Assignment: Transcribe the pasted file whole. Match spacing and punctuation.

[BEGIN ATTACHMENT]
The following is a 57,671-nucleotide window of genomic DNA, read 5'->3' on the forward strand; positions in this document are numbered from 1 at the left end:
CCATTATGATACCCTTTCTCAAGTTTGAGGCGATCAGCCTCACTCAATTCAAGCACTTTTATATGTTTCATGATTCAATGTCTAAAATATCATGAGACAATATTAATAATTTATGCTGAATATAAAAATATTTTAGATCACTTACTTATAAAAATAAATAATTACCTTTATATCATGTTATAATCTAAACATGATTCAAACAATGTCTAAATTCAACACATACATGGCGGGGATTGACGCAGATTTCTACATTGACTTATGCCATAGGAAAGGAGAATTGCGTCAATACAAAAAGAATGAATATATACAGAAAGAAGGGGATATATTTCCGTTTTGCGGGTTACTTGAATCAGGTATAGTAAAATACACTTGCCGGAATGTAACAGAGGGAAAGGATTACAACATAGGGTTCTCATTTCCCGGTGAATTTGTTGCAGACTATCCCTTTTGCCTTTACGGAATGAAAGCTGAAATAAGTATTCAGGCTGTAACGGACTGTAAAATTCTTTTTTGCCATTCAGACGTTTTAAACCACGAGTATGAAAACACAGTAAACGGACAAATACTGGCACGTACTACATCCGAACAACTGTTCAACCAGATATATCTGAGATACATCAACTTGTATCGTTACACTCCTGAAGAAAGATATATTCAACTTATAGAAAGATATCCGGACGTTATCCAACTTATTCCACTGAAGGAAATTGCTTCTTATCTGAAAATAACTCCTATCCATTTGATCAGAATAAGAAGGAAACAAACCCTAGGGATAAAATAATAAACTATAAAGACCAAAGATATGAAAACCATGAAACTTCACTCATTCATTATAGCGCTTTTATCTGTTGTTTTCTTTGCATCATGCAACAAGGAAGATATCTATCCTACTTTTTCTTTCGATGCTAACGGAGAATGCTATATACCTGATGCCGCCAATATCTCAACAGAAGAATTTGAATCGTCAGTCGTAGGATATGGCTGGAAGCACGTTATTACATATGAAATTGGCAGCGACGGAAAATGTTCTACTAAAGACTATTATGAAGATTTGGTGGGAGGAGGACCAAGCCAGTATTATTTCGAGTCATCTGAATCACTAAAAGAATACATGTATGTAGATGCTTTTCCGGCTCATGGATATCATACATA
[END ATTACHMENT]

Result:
The following is a 57,671-nucleotide window of genomic DNA, read 5'->3' on the forward strand; positions in this document are numbered from 1 at the left end:
CCATTATGATACCCTTTCTCAAGTTTGAGGCGATCAGCCTCACTCAATTCAAGCACTTTTATATGTTTCATGATTCAATGTCTAAAATATCATGAGACAATATTAATAATTTATGCTGAATATAAAAATATTTTAGATCACTTACTTATAAAAATAAATAATTACCTTTATATCATGTTATAATCTAAACATGATTCAAACAATGTCTAAATTCAACACATACATGGCGGGGATTGACGCAGATTTCTACATTGACTTATGCCATAGGAAAGGAGAATTGCGTCAATACAAAAAGAATGAATATATACAGAAAGAAGGGGATATATTTCCGTTTTGCGGGTTACTTGAATCAGGTATAGTAAAATACACTTGCCGGAATGTAACAGAGGGAAAGGATTACAACATAGGGTTCTCATTTCCCGGTGAATTTGTTGCAGACTATCCCTTTTGCCTTTACGGAATGAAAGCTGAAATAAGTATTCAGGCTGTAACGGACTGTAAAATTCTTTTTTGCCATTCAGACGTTTTAAACCACGAGTATGAAAACACAGTAAACGGACAAATACTGGCACGTACTACATCCGAACAACTGTTCAACCAGATATATCTGAGATACATCAACTTGTATCGTTACACTCCTGAAGAAAGATATATTCAACTTATAGAAAGATATCCGGACGTTATCCAACTTATTCCACTGAAGGAAATTGCTTCTTATCTGAAAATAACTCCTATCCATTTGATCAGAATAAGAAGGAAACAAACCCTAGGGATAAAATAATAAACTATAAAGACCAAAGATATGAAAACCATGAAACTTCACTCATTCATTATAGCGCTTTTATCTGTTGTTTTCTTTGCATCATGCAACAAGGAAGATATCTATCCTACTTTTTCTTTCGATGCTAACGGAGAATGCTATATACCTGATGCCGCCAATATCTCAACAGAAGAATTTGAATCGTCAGTCGTAGGATATGGCTGGAAGCACGTTATTACATATGAAATTGGCAGCGACGGAAAATGTTCTACTAAAGACTATTATGAAGATTTGGTGGGAGGAGGACCAAGCCAGTATTATTTCGAGTCATCTGAATCACTAAAAGAATACATGTATGTAGATGCTTTTCCGGCTCATGGATATCATACATA